Comedy legend Redd Foxx was a fantastic human who made it his duty to make Christmas merry for those around him. But, while he had an amazing personality, he also struggled with personal issues and almost lost everything in 1989.
Redd Foxx is one of America’s greatest comedians whose lasting mystique put him in on a level of American culture that few celebrities attain. His provocative nightclub acts elevated him to stardom in Hollywood.
Foxx was also an outstanding actor. Throughout his career, the comedian performed in over 50 records. He entertained many with TV shows such as “Sanford and Son” and movies including “Cotton Comes to Harlem” and “Harlem Nights.” He was also the recipient of numerous awards.
WHO WAS FOXX?
Foxx started his career as a stand-up comedian on “Chitlin Circuit” in the 1940s. He was also one of the “blue humor” comedians. Blue humor is a comedy genre considered too dirty for white audiences, so Foxx’s productions were unavailable at white stores for years.
The rejection of his albums among white audiences led to little comedy work on several other projects, including “The Ed Sullivan Show” and “The Red Skelton Hour” in 1951. In the ’60s, Foxx’s hilarious displays increased his fan base, thus making him more famous.
His hit TV series “Sanford and Son” came in 1972. On the series, which was a modification of the British sitcom “Steptoe and Son,” Foxx starred as old grumpy Fred Sanford who would eagerly insult almost anyone.
“Sanford and Son” brought the comedian more fame, and he soon became a household name. But, the “Dirty Dirty Jokes” star later had a dispute with the show’s writers and producers. He claimed they did little in promoting the black experiences on the series.
He left the show in 1977 for his ABC variety show, which aired for less than a year. His struggle in the entertainment industry didn’t come until the early 1980s following his trouble with the law which affected his career.
FACING HOMELESS HOLIDAYS
Christmas wasn’t a merry one for Foxx in the early ’80s. While many were preparing for the holidays and the festive season, he was busy figuring out how to get out of a problem with the Internal Revenue Service.
Foxx was notably big on Christmas celebrations, but the festival was ruined when he faced the IRS for his tax debt. It turned out that the stand-up comedian had been owing $980,000 in taxes and was ordered by the IRS to pay his debts within a few weeks or lose his Las Vegas home.
REDD FOXX’S CHRISTMAS TRADITION
It is no secret that Christmas was always special for Foxx. Once speaking about his personality in an interview, his mother, Mary Carson, talked about just how big Christmas was for her son.
Carson’s words revealed an exciting part of the stand-up comedian’s character. Apparently, Foxx, who later died at age 68, was a devoted Christian, loving husband and child who loved spending time with his mom.
The comedian’s families weren’t the only ones who benefited from his good nature, as his mom made it clear Foxx always went out of his way to make Christmas merry for others.
But it turned out he got Carson’s good trait as she always tried to make Christmas lovely for her son. Foxx may have been that dirty talker on stage or one who insulted old Fred Sanford on TV, but at home, he was a mommy’s boy, and Carson made it clear they spent a lot of Christmas together.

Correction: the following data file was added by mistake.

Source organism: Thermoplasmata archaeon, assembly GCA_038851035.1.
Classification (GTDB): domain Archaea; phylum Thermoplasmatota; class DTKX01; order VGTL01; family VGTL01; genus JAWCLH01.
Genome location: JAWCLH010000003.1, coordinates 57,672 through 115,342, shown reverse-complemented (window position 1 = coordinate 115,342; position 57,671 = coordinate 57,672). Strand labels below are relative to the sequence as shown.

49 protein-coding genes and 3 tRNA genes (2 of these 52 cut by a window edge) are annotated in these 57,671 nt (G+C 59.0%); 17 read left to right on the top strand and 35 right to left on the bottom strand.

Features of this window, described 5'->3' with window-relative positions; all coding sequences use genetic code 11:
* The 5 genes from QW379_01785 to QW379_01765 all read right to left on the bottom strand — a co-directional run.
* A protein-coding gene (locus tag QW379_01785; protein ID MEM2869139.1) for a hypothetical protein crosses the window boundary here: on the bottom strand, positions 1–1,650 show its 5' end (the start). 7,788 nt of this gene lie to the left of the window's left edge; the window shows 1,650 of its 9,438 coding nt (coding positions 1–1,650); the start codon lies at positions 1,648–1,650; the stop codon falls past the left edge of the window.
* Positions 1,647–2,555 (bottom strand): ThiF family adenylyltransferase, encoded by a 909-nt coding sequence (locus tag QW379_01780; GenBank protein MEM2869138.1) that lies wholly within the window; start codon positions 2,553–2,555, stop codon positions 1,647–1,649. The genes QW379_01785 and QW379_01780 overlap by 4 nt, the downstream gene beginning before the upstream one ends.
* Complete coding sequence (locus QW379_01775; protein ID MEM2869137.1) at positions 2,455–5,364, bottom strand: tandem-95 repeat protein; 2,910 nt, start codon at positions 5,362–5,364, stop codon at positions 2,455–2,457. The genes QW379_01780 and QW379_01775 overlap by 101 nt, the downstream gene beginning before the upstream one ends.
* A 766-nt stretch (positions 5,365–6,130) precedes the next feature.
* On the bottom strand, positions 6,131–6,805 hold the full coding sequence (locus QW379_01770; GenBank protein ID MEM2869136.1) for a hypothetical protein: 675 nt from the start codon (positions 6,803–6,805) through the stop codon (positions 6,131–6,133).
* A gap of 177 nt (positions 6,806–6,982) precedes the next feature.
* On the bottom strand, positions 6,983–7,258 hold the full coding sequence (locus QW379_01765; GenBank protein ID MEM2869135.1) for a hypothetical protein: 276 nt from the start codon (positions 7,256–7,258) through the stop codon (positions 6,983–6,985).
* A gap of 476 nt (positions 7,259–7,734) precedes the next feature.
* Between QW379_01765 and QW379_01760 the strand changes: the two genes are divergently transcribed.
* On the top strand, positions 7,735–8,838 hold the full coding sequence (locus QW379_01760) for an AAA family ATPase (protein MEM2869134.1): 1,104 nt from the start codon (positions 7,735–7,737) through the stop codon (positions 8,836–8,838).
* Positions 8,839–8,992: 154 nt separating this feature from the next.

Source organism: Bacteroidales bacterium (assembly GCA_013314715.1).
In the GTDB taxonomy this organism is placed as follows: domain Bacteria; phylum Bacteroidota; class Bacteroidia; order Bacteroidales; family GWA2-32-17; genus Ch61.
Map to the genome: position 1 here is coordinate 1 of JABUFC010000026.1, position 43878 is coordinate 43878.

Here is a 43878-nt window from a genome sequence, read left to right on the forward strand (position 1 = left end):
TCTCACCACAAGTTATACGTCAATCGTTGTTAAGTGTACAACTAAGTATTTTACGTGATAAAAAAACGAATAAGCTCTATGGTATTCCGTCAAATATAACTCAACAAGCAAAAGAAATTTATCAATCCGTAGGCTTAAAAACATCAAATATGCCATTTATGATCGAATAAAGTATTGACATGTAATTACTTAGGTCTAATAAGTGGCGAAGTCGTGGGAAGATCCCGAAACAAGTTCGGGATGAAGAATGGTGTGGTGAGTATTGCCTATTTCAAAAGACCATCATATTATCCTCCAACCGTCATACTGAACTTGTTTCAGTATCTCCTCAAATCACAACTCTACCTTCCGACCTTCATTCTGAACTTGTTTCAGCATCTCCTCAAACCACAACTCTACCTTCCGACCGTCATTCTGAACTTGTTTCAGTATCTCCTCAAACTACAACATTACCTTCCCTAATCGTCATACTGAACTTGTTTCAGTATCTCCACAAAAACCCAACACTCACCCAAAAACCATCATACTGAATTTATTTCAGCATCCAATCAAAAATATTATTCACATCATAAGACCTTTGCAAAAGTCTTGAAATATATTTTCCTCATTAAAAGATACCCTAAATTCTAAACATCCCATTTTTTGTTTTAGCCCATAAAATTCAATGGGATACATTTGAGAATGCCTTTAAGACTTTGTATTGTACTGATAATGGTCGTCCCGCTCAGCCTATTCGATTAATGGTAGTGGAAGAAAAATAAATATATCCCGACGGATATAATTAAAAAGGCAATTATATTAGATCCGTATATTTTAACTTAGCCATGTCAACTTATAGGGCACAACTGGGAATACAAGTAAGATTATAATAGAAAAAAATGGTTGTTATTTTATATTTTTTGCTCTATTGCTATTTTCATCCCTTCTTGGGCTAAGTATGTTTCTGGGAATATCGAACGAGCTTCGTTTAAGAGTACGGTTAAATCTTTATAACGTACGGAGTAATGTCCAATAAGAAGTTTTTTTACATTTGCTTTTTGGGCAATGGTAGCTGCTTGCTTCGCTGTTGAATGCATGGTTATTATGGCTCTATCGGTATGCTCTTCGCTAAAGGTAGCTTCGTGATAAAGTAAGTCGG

ASKING FOR HELP
While Christmas might have always been merry, life wasn’t for Foxx. The actor and comedian faced a lot of ups and downs in his lifetime, one of which made him homeless seeking help. While Foxx struggled with his tax debt and tried to meet the Internal Revenue Service’s payment deadline, he lost almost everything.
Although the comedy legend got help from a few people, most of which were strangers, it wasn’t enough to clear his debt. However, the star’s most painful memory was that none of his Hollywood colleagues reached out nor tried to help. And he stated at the time:
“I haven’t heard from anyone. That’s remarkable. I just can’t believe it. No one at all has called.”
He added that he had anticipated their calls, but none came. He also revealed that he tried contacting fellow comedian Eddie Murphy but got no reply. Foxx said Murphy could clear up all his debts and was ready for whatever it would cost.
Thankfully for Foxx, Murphy eventually replied and intervened in the IRS issue. Reports from Foxx’s accountant Louis Pittman revealed that Murphy’s people decided to help; the IRS wanted them to pay all the money without a payment plan.
Unfortunately, they were prepared to make Foxx “sign his life over” after they paid, but Pittman disagreed with the idea. He convinced the comedian not to agree and let him work on the payment plan instead.
Sadly, Foxx died after so many struggles and a lasting career in the entertainment industry. He died of a heart attack in Los Angeles during rehearsal for “The Royal Family” at Queen of Angels Hollywood Presbyterian Medical Center.
However, it turned out Foxx was bankrupt despite working on a project before his sudden death. The late comedian was so broke that Murphy had to pay for his funeral.
BRIGHT SPOT DURING NIGHTMARE
The book “Black and Blue” encompasses the late comedian’s life. The memoir starts from his childhood till his death. It also contains details for fans interested in Foxx’s personal life and career.
Before the “Cotton Comes to Harlem” actor’s sudden death, he experienced a bright spot during his darkest moment. People he didn’t know showed some love with their help as he struggled with the IRS.